Everyone knows the causes of red eyes include allergies and eye infections, but did you know that eye drops play a big role in causing this frustrating condition?
It sounds like a contradiction in terms, but eye drops cause more red eyes than practically any other cause. Read on for the biggest culprits:
These are added to eye drops of all sorts to prolong their shelf life and protect against cross contamination. But they’re toxic to living cells – including yours. Some eye drops are available in unit dose (especially artificial tears) and many others can be specially formulated in preservative-free forms by a compounding pharmacy. It’s a bit more trouble and expense, but if you suffer from chronic red eyes, it could be worth it.
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These really are the wolf in sheep’s clothing! The whole idea of drops like Visine and Murine is to make your eyes white (not even redder) so what goes wrong? Vasoconstrictors cause the blood vessels in the eye to narrow, so the eyes initially look whiter. This is why these drops are occasionally recommended for one-off special event such as a photo shoot or public appearance. But if used for longer, they cause the blood vessels to adapt and as soon as you stop using them, the vessels dilate, making the eyes redder than ever. They can be addictive and require weaning off for long-term users. Save them for your wedding day!
These are vitally important to use if you have a bacterial infection in your eye or if you are recovering from an eye operation (such as cataract surgery or laser eye surgery). They kill a broad spectrum of bacteria and protect the eye from invasion by nasty microbes. They can be harsh on the eye’s delicate surface, but that’s not a reason to discontinue them. If your eyes become red during your recovery from surgery, it’s time to see your surgeon for review.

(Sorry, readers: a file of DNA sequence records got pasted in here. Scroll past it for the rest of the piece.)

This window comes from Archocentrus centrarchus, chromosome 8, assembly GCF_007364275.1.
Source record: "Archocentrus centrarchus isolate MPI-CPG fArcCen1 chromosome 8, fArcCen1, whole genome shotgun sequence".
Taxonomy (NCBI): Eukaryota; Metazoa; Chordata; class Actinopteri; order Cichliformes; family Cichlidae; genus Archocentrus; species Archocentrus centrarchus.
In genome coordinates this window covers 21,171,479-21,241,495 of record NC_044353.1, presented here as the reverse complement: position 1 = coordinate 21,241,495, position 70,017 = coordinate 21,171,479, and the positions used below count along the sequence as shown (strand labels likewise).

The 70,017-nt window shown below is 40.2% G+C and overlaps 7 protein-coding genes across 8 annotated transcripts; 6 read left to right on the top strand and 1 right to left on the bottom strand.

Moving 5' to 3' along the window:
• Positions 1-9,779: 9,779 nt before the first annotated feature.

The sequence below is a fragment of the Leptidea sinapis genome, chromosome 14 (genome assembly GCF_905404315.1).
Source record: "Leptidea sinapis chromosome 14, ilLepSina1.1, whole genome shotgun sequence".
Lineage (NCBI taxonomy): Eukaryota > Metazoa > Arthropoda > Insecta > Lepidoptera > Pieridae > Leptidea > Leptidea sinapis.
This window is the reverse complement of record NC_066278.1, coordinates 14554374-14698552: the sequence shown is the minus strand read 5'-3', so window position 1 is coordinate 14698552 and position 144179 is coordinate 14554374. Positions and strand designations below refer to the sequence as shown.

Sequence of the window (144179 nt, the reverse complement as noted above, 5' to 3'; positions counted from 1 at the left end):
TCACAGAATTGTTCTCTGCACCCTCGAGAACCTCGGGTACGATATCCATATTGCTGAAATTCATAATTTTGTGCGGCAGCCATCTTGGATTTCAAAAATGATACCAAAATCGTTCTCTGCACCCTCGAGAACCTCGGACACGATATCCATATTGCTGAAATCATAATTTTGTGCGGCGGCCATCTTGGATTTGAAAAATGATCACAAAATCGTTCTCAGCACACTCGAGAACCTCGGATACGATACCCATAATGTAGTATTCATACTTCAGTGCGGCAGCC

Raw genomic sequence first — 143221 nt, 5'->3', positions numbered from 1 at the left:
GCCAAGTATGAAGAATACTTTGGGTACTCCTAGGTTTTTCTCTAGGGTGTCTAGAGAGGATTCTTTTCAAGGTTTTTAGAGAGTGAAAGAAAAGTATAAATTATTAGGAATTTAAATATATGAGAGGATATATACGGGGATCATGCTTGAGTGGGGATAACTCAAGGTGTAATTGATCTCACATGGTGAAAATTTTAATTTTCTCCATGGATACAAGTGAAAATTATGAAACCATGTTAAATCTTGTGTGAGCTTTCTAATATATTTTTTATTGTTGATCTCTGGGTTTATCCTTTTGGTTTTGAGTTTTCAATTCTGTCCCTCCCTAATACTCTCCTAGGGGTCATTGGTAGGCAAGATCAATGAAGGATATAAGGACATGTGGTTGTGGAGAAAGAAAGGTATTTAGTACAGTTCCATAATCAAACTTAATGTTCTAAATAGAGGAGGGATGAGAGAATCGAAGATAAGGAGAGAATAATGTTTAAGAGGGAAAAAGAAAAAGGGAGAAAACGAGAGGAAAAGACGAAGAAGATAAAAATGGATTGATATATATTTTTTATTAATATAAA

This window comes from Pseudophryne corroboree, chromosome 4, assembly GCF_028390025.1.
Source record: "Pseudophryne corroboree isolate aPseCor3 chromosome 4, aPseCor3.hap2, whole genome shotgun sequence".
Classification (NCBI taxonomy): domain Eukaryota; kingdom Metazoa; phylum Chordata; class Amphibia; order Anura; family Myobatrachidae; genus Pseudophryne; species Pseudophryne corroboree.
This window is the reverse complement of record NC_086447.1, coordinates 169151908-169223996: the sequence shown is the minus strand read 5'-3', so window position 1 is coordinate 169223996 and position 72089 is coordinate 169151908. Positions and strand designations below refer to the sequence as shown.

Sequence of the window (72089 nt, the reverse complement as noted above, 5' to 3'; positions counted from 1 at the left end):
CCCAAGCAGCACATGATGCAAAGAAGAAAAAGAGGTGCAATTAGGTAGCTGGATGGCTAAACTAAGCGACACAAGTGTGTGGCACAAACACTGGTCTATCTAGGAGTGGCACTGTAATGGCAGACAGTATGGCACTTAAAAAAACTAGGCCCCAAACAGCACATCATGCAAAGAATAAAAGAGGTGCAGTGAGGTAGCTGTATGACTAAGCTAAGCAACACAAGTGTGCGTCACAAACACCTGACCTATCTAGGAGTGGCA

Wait. What? Artificial tears can make your eyes red? Redness is a hallmark sign of dry eyes. In fact, for a lot of people suffering from dry eyes, the redness causes more distress than the discomfort. So, you reach for the artificial tears. And they bring some relief, and the next thing you know, you’re using them 6 times a day. The problem with this is that it can do more harm than good. Constantly adding these drops to your eyes can flush out your own natural tear film, that is designed to prevent evaporation of the watery tears produced in your lacrimal gland. Unless you have Sjogren Syndrome, an autoimmune disease that affects the lacrimal tear glands and salivary glands, you shouldn’t need to use artificial tears more than once or twice a day. It’s a bit like adding moisturiser to your skin because you work in a dry office environment. If you overdo it, your skin won’t thank you.
This over-the-counter antibiotic eye drop (also called Chloramphenicol) is a prime culprit when it comes to red eyes. It is only beneficial to eyes that have a bacterial conjunctivitis. All other forms of conjunctivitis (including viral, allergic and seasonal) are not helped at all by using Chlorsig. In fact, most conjunctivitis is not bacterial and will not respond to Chlorsig. Instead, adding this preserved eye drop to an already compromised eye can make it worse. Viral infections that should have cleared up in less than a week can drag on for weeks or longer because Chloramphenicol is being added several times a day. If you or your child develops conjunctivitis, don’t head for the pharmacy. Talk instead to your therapeutically-endorsed optometrist, who will be able to examine your eyes and recommend the appropriate therapy. Chlorsig must absolutely not be used to treat any contact lens related eye infection – a very serious disease that can result in permanent scarring if inappropriately treated. If you wear contact lenses and develop a painful, red eye, see your optometrist within a day and if they are not available, head to your local eye hospital or emergency department.
Red eyes? Come and see the experts. Call The Eye Practice on (02) 9290 1899 or make an appointment online.